A 22-year-old Brazilian woman might have contracted HIV a decade ago when she shared a manicure kit with a cousin, who was later diagnosed as HIV positive, a new study reveals.

The woman received the shocking news after she tested to donate blood and was diagnosed with advanced HIV, according to a report in the November edition of AIDS Research and Human Retroviruses journal.

Analysing the factors that could have led to her contracting the virus, the woman said that she had not had unprotected sex or shared needles, which are often the two majors factors for HIV transmission. But she admitted to sharing manicure equipment with a cousin years ago, revealing to doctors a new form of possible transmission for the virus.

The woman's cousin is a female manicurist who tested positive for HIV about 17 years ago during her third pregnancy. She is 36 now.

This incident once again highlights the importance of sterilizing manicure and pedicure tools, but doctors were quick to note that contracting HIV through sharing of manicure instruments is a "very rare event" and the risk of infection from new sources is still very low.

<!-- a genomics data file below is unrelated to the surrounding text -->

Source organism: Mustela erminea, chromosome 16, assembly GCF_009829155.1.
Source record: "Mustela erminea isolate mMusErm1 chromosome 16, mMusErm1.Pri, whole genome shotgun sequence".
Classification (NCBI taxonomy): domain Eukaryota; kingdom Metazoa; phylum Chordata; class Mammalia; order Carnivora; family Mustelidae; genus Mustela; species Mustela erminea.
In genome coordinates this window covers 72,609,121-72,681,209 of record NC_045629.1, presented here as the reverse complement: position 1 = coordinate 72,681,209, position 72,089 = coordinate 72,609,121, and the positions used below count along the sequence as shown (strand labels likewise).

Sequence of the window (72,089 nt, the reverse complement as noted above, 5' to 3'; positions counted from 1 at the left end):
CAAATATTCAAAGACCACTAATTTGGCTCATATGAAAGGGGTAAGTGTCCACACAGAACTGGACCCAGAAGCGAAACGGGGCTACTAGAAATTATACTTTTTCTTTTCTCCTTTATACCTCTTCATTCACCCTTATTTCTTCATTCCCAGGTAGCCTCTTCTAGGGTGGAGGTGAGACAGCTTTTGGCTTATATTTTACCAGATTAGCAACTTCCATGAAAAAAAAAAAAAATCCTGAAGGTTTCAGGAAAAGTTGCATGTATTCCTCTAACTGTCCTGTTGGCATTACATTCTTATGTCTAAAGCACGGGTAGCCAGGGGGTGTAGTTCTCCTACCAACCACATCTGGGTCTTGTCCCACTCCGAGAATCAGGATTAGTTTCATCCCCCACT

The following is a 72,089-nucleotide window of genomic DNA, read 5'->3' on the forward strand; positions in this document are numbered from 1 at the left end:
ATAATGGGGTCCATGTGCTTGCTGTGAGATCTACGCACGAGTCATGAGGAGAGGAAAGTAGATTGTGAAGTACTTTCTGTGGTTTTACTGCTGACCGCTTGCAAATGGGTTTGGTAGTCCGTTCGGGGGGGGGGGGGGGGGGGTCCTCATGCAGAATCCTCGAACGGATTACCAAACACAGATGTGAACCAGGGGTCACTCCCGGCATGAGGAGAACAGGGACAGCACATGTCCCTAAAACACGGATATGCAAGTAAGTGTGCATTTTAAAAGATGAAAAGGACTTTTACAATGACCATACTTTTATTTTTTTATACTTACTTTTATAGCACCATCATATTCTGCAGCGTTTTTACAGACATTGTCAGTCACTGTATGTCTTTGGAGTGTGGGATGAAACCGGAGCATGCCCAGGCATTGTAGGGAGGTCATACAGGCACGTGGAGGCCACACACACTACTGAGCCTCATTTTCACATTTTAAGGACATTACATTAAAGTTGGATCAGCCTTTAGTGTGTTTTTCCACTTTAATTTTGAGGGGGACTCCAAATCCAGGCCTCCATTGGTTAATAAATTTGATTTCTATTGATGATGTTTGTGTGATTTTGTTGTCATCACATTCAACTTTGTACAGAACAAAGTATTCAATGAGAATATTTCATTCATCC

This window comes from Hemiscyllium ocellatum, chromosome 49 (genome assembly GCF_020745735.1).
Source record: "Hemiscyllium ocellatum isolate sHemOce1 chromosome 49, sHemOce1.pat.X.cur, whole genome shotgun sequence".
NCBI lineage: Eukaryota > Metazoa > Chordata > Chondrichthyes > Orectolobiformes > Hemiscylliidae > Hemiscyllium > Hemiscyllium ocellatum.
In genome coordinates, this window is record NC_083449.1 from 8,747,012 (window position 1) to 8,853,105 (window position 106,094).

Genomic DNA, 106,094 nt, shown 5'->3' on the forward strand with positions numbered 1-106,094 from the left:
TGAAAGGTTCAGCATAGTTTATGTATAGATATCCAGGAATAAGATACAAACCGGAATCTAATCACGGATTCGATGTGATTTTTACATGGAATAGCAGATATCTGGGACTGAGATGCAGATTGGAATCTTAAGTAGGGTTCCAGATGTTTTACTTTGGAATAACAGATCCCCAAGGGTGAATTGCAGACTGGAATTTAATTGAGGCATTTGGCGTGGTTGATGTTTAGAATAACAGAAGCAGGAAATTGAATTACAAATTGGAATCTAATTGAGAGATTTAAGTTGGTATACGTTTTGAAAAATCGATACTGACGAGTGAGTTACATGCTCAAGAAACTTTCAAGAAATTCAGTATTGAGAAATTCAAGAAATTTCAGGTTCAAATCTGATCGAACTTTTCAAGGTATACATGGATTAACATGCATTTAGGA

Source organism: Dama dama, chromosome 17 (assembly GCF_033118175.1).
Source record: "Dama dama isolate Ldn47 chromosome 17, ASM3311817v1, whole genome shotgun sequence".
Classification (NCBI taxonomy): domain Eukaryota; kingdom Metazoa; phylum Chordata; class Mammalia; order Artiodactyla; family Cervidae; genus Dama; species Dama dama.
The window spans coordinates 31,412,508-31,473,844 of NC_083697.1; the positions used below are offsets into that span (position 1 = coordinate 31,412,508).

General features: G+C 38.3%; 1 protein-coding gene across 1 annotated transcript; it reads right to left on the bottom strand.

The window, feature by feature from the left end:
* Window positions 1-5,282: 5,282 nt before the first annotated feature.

"HIV is not transmitted by casual contact, such as sharing eating utensils, or drinking from the same water glass," Dr Brian Foley of the HIV Sequence Database at the Los Alamos National Laboratory was quoted as saying by Mail Online. "This transmission of HIV by shared manicure equipment is a very rare event that should serve not to make people fear HIV or contact with HIV-infected people."

However, caution should be exercised while sharing items that may contain blood.

"It should make people aware that sharing any utensils with possible blood-blood contact, such as needles used for drugs, tattoos, or acupuncture can result in transmission of viruses such as hepatitis C (HCV) and HIV," Foley said.

HIV can be transmitted by exchanging bodily fluids, especially when blood, semen, and vaginal or rectal fluids come in contact with another person's mucous membrane, damaged tissue or the bloodstream. In rare instances, a person can contract the virus from kissing as well, but only if both parties have exposed mouth sores, the report noted.

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